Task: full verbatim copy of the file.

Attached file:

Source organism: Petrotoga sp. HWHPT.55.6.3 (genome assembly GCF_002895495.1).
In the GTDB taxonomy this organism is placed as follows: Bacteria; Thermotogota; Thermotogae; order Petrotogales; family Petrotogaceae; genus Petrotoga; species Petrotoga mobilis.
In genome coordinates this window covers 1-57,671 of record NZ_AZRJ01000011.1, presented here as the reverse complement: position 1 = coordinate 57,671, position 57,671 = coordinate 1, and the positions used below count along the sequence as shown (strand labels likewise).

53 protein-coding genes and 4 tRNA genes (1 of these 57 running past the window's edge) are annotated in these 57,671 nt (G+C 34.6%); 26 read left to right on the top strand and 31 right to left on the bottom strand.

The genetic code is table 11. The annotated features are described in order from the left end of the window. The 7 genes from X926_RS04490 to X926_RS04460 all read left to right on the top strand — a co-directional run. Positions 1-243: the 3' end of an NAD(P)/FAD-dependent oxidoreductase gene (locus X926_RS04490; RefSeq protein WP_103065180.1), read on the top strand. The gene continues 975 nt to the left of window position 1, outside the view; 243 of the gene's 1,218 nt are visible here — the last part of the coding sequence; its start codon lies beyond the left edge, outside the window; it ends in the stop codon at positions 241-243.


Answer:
Source organism: Petrotoga sp. HWHPT.55.6.3 (genome assembly GCF_002895495.1).
In the GTDB taxonomy this organism is placed as follows: Bacteria; Thermotogota; Thermotogae; order Petrotogales; family Petrotogaceae; genus Petrotoga; species Petrotoga mobilis.
In genome coordinates this window covers 1-57,671 of record NZ_AZRJ01000011.1, presented here as the reverse complement: position 1 = coordinate 57,671, position 57,671 = coordinate 1, and the positions used below count along the sequence as shown (strand labels likewise).

53 protein-coding genes and 4 tRNA genes (1 of these 57 running past the window's edge) are annotated in these 57,671 nt (G+C 34.6%); 26 read left to right on the top strand and 31 right to left on the bottom strand.

The genetic code is table 11. The annotated features are described in order from the left end of the window. The 7 genes from X926_RS04490 to X926_RS04460 all read left to right on the top strand — a co-directional run. Positions 1-243: the 3' end of an NAD(P)/FAD-dependent oxidoreductase gene (locus X926_RS04490; RefSeq protein WP_103065180.1), read on the top strand. The gene continues 975 nt to the left of window position 1, outside the view; 243 of the gene's 1,218 nt are visible here — the last part of the coding sequence; its start codon lies beyond the left edge, outside the window; it ends in the stop codon at positions 241-243.